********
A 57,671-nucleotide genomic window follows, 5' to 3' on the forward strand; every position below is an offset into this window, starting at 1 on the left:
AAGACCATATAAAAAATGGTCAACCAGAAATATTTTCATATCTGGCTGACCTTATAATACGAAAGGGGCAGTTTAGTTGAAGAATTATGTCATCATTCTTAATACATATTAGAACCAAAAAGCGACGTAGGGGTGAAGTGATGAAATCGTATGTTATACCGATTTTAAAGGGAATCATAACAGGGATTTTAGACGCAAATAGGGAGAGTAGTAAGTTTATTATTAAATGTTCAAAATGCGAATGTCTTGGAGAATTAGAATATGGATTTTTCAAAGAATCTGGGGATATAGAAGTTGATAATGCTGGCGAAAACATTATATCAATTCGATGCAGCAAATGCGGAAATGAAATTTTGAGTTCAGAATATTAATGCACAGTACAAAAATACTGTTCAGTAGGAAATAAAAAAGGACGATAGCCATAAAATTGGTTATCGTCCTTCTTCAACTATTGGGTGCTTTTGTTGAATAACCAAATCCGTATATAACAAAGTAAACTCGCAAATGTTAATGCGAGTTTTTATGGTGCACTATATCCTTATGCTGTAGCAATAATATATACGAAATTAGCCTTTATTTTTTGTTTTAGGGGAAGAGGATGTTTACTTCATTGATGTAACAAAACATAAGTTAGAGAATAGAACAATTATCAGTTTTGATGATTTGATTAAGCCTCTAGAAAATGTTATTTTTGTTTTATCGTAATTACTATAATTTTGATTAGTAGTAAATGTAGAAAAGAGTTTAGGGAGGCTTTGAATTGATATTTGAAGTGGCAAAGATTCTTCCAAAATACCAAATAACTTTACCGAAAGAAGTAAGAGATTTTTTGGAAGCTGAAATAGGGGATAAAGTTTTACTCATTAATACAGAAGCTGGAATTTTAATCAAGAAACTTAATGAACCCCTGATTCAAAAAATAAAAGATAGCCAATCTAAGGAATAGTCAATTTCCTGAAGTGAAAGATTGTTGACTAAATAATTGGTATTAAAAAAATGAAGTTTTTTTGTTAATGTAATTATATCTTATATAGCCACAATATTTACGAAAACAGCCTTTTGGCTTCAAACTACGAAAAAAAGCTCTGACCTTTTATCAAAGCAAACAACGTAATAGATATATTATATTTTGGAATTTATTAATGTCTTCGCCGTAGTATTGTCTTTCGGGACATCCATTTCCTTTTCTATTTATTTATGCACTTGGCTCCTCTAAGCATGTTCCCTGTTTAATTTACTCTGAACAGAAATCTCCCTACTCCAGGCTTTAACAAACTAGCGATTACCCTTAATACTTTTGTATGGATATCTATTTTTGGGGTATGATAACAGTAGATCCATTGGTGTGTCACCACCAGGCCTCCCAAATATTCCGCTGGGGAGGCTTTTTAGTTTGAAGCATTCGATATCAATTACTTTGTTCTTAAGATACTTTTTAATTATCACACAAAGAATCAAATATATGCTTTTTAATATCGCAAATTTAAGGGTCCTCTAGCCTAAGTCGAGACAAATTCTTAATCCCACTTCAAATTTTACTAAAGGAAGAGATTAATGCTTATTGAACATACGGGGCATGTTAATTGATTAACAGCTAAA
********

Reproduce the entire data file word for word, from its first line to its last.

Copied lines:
A 57,671-nucleotide genomic window follows, 5' to 3' on the forward strand; every position below is an offset into this window, starting at 1 on the left:
AAGACCATATAAAAAATGGTCAACCAGAAATATTTTCATATCTGGCTGACCTTATAATACGAAAGGGGCAGTTTAGTTGAAGAATTATGTCATCATTCTTAATACATATTAGAACCAAAAAGCGACGTAGGGGTGAAGTGATGAAATCGTATGTTATACCGATTTTAAAGGGAATCATAACAGGGATTTTAGACGCAAATAGGGAGAGTAGTAAGTTTATTATTAAATGTTCAAAATGCGAATGTCTTGGAGAATTAGAATATGGATTTTTCAAAGAATCTGGGGATATAGAAGTTGATAATGCTGGCGAAAACATTATATCAATTCGATGCAGCAAATGCGGAAATGAAATTTTGAGTTCAGAATATTAATGCACAGTACAAAAATACTGTTCAGTAGGAAATAAAAAAGGACGATAGCCATAAAATTGGTTATCGTCCTTCTTCAACTATTGGGTGCTTTTGTTGAATAACCAAATCCGTATATAACAAAGTAAACTCGCAAATGTTAATGCGAGTTTTTATGGTGCACTATATCCTTATGCTGTAGCAATAATATATACGAAATTAGCCTTTATTTTTTGTTTTAGGGGAAGAGGATGTTTACTTCATTGATGTAACAAAACATAAGTTAGAGAATAGAACAATTATCAGTTTTGATGATTTGATTAAGCCTCTAGAAAATGTTATTTTTGTTTTATCGTAATTACTATAATTTTGATTAGTAGTAAATGTAGAAAAGAGTTTAGGGAGGCTTTGAATTGATATTTGAAGTGGCAAAGATTCTTCCAAAATACCAAATAACTTTACCGAAAGAAGTAAGAGATTTTTTGGAAGCTGAAATAGGGGATAAAGTTTTACTCATTAATACAGAAGCTGGAATTTTAATCAAGAAACTTAATGAACCCCTGATTCAAAAAATAAAAGATAGCCAATCTAAGGAATAGTCAATTTCCTGAAGTGAAAGATTGTTGACTAAATAATTGGTATTAAAAAAATGAAGTTTTTTTGTTAATGTAATTATATCTTATATAGCCACAATATTTACGAAAACAGCCTTTTGGCTTCAAACTACGAAAAAAAGCTCTGACCTTTTATCAAAGCAAACAACGTAATAGATATATTATATTTTGGAATTTATTAATGTCTTCGCCGTAGTATTGTCTTTCGGGACATCCATTTCCTTTTCTATTTATTTATGCACTTGGCTCCTCTAAGCATGTTCCCTGTTTAATTTACTCTGAACAGAAATCTCCCTACTCCAGGCTTTAACAAACTAGCGATTACCCTTAATACTTTTGTATGGATATCTATTTTTGGGGTATGATAACAGTAGATCCATTGGTGTGTCACCACCAGGCCTCCCAAATATTCCGCTGGGGAGGCTTTTTAGTTTGAAGCATTCGATATCAATTACTTTGTTCTTAAGATACTTTTTAATTATCACACAAAGAATCAAATATATGCTTTTTAATATCGCAAATTTAAGGGTCCTCTAGCCTAAGTCGAGACAAATTCTTAATCCCACTTCAAATTTTACTAAAGGAAGAGATTAATGCTTATTGAACATACGGGGCATGTTAATTGATTAACAGCTAAA